”In a recent article,” says Storhaug, “the well-known writer Ibn Warraq, author of the book Why I Am Not a Muslim, offers the hypothesis that radical European Islamists have adopted a new tactic which allows them to represent themselves as liberal and democratic: they pick women as leaders in order to conceal their real and long-term agenda. I agree. This is occurring in more and more places in Europe.
”It’s also the case that those who convert to Islam often become the most literal-minded believers. A Pakistani Muslim has an Islamic culture which can be mixed with, for example, Hinduism and other cultural influences. A Norwegian convert has only the Koran as the foundation for his or her religious belief, and thus becomes a more literal-minded believer.”
How much can we take?
She thinks Norwegian authorities and politicians are choosing to close their eyes to what’s happening.
”These forces are out to work against all the democratic and humanistic ideas that our society is built on. It’s unsettling, then, that our politicians are apparently deaf and blind to what’s going on.”
Storhaug believes that it’s only a question of time before these changes threaten the entire structure of democratic society.
”How many mosques like this can our democracy tolerate?” she asks. “These are enemies within, enemies of democracy and human rights. The government is even helping to finance them with our tax money.”
She also believes that the Norwegian press and media are cowardly and weak when it comes to this topic.
“They’re not doing their job, which is to take a sharp critical look at a tremendously dangerous and anti-democratic development.”
”Why is the press cowardly about this stuff?”
“They’re obviously scared of being called racists and Islam-haters,” says Storhaug.
Storhaug thinks that the changes we are now witnessing in Europe have less to do with religion than with politics and law.
“The religion has actually moved into the background,” she says, “while radical political Islam is advancing, and, to a larger and larger degree, building its own isolated communities in which the prevailing law will be sharia.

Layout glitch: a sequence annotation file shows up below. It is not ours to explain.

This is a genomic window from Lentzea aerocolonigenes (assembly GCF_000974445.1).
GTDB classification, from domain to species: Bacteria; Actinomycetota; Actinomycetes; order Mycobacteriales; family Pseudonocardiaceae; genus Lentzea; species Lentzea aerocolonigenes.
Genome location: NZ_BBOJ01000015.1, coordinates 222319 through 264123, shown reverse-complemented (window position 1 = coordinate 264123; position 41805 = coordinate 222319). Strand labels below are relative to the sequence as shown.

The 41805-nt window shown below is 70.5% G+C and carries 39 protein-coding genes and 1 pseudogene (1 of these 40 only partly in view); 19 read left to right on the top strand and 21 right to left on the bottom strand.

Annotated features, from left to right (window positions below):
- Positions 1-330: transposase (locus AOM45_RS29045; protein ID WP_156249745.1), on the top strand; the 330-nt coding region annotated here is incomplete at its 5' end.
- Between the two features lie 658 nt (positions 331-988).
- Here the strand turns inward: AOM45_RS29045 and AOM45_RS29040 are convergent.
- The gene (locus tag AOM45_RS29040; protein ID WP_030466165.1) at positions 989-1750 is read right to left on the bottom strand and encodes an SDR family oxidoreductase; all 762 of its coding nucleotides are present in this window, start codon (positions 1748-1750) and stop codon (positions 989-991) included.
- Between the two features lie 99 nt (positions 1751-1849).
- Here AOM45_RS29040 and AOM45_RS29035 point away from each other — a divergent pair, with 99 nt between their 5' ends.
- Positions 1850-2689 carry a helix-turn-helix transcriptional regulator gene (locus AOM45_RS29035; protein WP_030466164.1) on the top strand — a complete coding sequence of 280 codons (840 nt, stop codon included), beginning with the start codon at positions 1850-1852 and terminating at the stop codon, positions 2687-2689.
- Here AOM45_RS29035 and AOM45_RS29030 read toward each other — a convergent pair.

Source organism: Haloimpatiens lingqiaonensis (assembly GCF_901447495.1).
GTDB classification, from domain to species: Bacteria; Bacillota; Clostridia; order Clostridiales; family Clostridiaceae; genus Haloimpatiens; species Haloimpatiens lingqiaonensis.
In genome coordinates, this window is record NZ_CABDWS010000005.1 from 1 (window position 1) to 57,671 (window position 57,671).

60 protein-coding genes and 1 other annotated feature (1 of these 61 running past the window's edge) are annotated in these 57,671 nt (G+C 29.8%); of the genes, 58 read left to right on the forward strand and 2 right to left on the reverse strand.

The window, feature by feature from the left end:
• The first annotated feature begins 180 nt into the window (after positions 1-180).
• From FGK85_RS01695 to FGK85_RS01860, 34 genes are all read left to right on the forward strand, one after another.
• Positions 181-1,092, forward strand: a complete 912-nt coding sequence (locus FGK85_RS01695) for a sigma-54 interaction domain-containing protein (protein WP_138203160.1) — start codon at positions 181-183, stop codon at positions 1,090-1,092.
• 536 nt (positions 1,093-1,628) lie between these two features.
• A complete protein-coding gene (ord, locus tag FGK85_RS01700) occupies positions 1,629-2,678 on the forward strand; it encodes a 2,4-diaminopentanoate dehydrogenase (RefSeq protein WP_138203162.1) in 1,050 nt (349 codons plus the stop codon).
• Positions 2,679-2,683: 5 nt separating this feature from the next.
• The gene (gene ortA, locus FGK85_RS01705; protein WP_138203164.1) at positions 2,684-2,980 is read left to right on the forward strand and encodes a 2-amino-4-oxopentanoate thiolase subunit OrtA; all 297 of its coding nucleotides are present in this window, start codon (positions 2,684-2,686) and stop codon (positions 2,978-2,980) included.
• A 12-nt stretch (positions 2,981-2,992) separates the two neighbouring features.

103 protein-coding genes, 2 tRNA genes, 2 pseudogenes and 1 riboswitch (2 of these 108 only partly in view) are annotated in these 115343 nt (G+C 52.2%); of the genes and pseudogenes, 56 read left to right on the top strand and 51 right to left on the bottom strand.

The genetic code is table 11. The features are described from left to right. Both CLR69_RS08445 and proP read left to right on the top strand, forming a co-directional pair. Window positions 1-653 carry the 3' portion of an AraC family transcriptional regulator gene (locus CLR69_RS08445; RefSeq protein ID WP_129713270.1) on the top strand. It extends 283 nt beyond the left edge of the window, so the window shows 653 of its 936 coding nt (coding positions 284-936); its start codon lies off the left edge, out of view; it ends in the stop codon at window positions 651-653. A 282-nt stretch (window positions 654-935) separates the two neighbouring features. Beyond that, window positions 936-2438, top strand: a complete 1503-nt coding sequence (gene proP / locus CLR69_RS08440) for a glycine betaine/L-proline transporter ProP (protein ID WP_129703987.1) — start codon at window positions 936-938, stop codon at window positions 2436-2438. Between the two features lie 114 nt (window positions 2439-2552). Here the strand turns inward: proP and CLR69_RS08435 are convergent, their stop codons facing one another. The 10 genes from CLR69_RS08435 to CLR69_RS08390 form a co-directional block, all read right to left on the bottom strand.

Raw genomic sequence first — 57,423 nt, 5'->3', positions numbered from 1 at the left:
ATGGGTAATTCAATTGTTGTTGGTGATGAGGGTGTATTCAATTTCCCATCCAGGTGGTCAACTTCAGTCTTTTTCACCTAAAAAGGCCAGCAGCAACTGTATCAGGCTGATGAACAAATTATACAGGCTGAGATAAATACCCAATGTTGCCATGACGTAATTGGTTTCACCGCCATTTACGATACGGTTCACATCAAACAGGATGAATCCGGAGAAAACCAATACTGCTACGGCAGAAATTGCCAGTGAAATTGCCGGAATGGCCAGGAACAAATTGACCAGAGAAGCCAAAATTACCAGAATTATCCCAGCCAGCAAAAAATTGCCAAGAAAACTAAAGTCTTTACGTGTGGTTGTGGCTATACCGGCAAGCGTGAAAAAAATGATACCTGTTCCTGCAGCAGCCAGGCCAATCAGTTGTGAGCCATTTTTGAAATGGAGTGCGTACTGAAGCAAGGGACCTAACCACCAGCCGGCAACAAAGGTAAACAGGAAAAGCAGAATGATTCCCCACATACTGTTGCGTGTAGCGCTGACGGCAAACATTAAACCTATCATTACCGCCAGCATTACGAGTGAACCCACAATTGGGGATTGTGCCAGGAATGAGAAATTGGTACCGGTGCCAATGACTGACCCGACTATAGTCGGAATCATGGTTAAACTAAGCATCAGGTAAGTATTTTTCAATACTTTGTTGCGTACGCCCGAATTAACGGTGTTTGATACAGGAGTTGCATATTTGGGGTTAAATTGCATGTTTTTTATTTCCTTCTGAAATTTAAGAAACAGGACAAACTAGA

”We can observe this development especially in institutions of higher education, which are now becoming hotbeds of radicalization of Muslim youth.”
”Do you oppose all forms of Islam?”
“I have nothing against Islam when it’s practiced in a private home. But since Islam is organized into communities of believers, it’s often a threat to human rights and democracy.”
”But this involves a huge democratic paradox. Should we prohibit Muslims from organizing?”
”We can’t deny anybody the right to organize. But there’s a big difference between doing that and paying an ideological movement to cast a shadow over our democracy.”
According to Storhaug, Islam cannot be equated with Christianity.
“Remember that Islam is a monotheistic religion of laws that demands total submission to Allah,” she says. “The prophet Muhammed was a jurist, political leader, and general. It’s the political and legal aspects of Islam that make it something totally different from other religions, such as Christianity. Islam is a total and totalitarian ideology more than it is a religion.”
“You can’t let this happen!”
Hege Storhaug herself lived in Pakistan for two years and has several Muslim friends. She talks about one of them.
”I have a Muslim friend who has lived her whole life in Pakistan but who has visited me several times in Oslo. Last year she was here again, twelve years after her last visit. She was absolutely appalled to see so many Muslim women with head coverings in the streets of Oslo. With tears in her eyes she asked: ‘What’s going on? How can you allow this! You can’t let this happen!’”
Translated from the Norwegian by Bruce Bawer